Safaricom is bracing itself for an upcoming ruling by the competition watchdog, which could force it to open up its M-Pesa agency network to rivals.
M-Pesa’s popularity, which has won it 18.1 million customers since its launch in 2007, has largely been attributed to its vast network of agents across the country that makes it easy for users to deposit and withdraw cash from mobile phones.
Airtel, Orange and yuMobile, on the other hand, have relatively small networks of agency shops, making it difficult for their users to transact business using their phones.
However, a ruling by the Competition Authority of Kenya (CAK) which is expected by June 30, could force Safaricom to allow Airtel, yuMobile and Orange users to withdraw and deposit cash freely at M-Pesa agent shops.
Safaricom says its already preparing for this eventuality, which threatens its dominance in the lucrative mobile money transfer services.
“Due to the growing pervasiveness of mobile money platforms globally, it is now necessary to pursue a standards-led discussion on interoperability,” said Nzioka Waita, the director of corporate affairs at Safaricom.
Last week, three Tanzanian telecom operators – Tigo, Zantel and Airtel – announced an agreement that will allow customers to send mobile money freely across their networks, indicating the shifting ground in the industry.
CAK director-general Wang’ombe Kariuki said the authority will give its ruling on Safaricom’s alleged abuse of its dominant position by locking out rivals from its vast network of mobile money agents by the end of this month.
The petition had been filed by Airtel. Safaricom, which has repeatedly denied the accusation of unfair dominance and Airtel’s push for interoperability, now says it is not opposed to the idea of opening up its M-Pesa network to other players.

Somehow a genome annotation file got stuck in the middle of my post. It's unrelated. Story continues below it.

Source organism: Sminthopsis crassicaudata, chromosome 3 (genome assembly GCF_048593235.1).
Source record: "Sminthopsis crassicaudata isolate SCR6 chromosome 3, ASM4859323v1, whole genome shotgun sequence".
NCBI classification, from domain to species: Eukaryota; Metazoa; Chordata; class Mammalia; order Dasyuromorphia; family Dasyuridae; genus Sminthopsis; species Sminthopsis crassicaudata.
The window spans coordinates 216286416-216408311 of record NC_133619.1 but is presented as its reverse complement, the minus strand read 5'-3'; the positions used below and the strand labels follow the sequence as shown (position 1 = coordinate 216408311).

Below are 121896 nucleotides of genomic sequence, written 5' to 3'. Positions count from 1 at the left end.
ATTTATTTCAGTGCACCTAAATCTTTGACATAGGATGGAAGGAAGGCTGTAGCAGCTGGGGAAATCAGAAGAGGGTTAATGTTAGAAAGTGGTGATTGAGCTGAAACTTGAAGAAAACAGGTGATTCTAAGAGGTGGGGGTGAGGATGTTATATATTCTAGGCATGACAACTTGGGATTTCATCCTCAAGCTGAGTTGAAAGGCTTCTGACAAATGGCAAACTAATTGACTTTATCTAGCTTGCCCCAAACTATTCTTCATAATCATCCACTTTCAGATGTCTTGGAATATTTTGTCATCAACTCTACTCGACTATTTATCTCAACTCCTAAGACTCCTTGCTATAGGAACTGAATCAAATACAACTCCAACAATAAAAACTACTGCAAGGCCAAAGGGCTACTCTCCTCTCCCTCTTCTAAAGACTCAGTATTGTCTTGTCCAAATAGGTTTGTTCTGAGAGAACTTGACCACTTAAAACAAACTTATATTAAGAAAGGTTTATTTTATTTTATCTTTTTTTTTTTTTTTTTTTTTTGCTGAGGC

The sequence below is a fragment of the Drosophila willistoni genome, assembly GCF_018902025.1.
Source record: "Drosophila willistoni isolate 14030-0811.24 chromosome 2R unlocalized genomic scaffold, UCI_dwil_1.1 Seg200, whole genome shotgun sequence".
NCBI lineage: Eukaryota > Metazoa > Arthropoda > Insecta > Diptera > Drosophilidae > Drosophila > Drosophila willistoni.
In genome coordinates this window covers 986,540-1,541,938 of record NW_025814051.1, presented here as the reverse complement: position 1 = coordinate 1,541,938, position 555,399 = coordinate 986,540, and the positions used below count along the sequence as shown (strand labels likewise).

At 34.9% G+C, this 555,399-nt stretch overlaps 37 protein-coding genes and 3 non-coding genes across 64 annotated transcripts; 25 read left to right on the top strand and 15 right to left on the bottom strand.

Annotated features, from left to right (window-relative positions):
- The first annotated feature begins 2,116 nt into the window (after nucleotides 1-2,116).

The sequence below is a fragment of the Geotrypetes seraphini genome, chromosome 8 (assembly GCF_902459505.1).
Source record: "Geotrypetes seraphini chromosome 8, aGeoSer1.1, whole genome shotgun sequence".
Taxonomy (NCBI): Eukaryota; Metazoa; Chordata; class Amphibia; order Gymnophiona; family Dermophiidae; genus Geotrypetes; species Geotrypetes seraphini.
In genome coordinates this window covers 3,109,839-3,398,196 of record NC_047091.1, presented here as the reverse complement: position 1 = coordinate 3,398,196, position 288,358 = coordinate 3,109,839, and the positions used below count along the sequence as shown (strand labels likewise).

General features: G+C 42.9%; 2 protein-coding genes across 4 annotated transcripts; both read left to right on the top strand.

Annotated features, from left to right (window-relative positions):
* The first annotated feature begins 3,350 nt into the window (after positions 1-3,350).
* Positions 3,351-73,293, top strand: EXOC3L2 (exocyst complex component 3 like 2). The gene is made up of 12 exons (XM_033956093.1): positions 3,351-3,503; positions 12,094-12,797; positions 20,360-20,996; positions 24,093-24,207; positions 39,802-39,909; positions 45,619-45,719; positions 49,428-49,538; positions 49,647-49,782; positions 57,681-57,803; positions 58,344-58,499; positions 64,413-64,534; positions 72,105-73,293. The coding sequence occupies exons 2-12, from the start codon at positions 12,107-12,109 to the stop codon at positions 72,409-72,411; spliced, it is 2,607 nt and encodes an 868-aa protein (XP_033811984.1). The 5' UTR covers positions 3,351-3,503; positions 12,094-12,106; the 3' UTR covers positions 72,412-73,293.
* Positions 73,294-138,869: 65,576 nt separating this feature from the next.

The telco, however, says there is need for rules to be set detailing just how inter-operability will work, including the sharing of earnings between competitor firms and their agents.
The duration to set rules of mobile money network interoperability could take up to two years, buying Safaricom time to prepare for the change.
Liberalisation of the platforms could be a huge victory for Airtel, which has been relentlessly pushing this agenda. Last year, it filed a complaint against Safaricom at CAK and at the High Court.
Airtel accuses Safaricom, whose share of the mobile money market stands at 73 per cent, of pricing it out of business by keeping the costs of transactions for unregistered users at double that of registered customers.
Safaricom treats cash recipients in other networks as unregistered users. Since M-Pesa is an SMS-based service, Airtel argued in court, the cost charged should not be more than the Sh2 it costs the operator to terminate an SMS from a different operator.
“We have made extensive progress on this matter as part of an out-of-court settlement agreed upon by both parties. By the end of this month, we shall have made a ruling,” said Mr Kariuki.
Airtel also says that since Safaricom’s agents account for 88 per cent of all agents in the telecom industry, the bulk of the mobile money transactions are restricted to its network, allegedly denying Kenyans freedom of choice.